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On the edge of a cliff near Casanova in Fauquier County, the rugged country house known as Melrose is an important expression of the castellated mode of the mid-19th-century Gothic Revival. Constructed between 1857 and 1860, the house was designed by Edmund George Lind who was born and trained in England. Lind established his practice in Baltimore in 1856. Melrose was commissioned by Dr. James H. Murray of Maryland for a large farm purchased in 1856. He named it for Melrose Abbey in Scotland which he claimed as an ancestral home. With its battlemented stone walls, central tower, and dramatic siting, Melrose illustrates the impact on southern landed families of the 19th-century romantic movement, especially the medievalism popularized by the novels of Sir Walter Scott. Melrose Castle was occupied by Federal troops in 1862 during the Civil War battle of Auburn. In the 20th century, it served as the inspiration for Mary Roberts Rinehart’s mystery The Circular Staircase.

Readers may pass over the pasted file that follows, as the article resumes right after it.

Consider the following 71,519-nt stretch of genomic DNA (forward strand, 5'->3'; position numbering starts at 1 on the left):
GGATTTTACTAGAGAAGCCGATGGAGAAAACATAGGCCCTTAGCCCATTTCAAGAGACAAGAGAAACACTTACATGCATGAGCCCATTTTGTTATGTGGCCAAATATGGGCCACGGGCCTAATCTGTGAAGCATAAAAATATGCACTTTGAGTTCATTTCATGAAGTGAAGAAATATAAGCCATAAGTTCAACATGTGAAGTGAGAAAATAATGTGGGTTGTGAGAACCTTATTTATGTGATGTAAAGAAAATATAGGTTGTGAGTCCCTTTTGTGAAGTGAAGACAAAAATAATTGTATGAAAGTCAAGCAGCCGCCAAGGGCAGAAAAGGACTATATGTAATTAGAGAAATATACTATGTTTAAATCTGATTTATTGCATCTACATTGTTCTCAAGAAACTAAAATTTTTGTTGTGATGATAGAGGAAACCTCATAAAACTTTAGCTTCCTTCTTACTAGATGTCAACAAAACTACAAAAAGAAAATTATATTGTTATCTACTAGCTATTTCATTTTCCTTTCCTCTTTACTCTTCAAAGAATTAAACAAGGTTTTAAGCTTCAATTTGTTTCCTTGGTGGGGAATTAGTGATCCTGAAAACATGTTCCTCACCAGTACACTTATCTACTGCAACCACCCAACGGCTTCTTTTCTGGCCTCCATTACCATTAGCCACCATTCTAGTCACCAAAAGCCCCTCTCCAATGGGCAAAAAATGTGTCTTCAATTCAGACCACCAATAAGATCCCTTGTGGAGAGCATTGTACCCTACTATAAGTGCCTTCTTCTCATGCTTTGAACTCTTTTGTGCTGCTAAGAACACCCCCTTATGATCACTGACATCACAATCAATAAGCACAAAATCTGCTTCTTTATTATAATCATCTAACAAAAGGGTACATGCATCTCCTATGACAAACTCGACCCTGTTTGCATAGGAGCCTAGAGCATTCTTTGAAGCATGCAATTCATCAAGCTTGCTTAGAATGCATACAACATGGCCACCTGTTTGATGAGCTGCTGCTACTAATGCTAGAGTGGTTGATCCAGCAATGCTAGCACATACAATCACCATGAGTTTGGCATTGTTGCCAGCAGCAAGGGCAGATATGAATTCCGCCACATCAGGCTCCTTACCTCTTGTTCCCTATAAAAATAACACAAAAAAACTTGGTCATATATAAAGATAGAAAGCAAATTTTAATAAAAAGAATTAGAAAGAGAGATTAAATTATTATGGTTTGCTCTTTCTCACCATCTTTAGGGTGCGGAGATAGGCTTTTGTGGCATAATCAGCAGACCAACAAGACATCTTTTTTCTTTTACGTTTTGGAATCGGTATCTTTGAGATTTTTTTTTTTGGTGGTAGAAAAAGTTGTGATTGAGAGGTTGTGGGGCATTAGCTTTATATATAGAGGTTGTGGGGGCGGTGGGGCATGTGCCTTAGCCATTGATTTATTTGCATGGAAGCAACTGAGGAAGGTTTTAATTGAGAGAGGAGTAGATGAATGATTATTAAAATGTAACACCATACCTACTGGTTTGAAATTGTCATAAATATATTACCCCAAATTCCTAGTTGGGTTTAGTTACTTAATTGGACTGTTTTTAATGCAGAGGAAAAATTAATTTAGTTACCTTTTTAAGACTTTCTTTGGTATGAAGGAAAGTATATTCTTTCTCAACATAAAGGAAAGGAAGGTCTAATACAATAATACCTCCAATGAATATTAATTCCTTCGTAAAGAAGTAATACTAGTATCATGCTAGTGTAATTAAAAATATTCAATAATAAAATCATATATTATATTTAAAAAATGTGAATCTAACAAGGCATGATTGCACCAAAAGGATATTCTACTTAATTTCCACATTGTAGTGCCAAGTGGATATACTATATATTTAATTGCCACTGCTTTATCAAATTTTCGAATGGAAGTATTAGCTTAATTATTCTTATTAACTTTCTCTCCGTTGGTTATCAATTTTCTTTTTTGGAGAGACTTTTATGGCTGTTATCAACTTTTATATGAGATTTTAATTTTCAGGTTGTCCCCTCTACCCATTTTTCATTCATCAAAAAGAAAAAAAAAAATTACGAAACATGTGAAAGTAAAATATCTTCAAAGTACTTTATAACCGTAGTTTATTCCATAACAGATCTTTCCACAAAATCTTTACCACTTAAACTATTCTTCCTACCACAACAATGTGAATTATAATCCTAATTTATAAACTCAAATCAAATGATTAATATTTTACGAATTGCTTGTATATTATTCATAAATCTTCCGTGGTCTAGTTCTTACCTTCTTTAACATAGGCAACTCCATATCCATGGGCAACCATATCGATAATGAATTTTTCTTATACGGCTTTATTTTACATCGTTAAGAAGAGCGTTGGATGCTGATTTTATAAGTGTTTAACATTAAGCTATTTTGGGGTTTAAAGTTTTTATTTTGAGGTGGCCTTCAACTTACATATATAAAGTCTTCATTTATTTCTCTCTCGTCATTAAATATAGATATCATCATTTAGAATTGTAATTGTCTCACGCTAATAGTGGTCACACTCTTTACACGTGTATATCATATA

Last Updated: March 25, 2024

Many properties listed in the registers are private dwellings and are not open to the public, however many are visible from the public right-of-way. Please be respectful of owner privacy.

VLR: Virginia Landmarks Register
NPS: National Park Service
NRHP: National Register of Historic Places
NHL: National Historic Landmark

For additional information Read

Nomination Form


Warrenton Historic District (Boundary Increase 2024)

Fauquier (County)


Silver Hill Baptist Church and School

Fauquier (County)


African American Resources in Fauquier County, Virginia, 1865–1973

(MPD) Multiple Property Document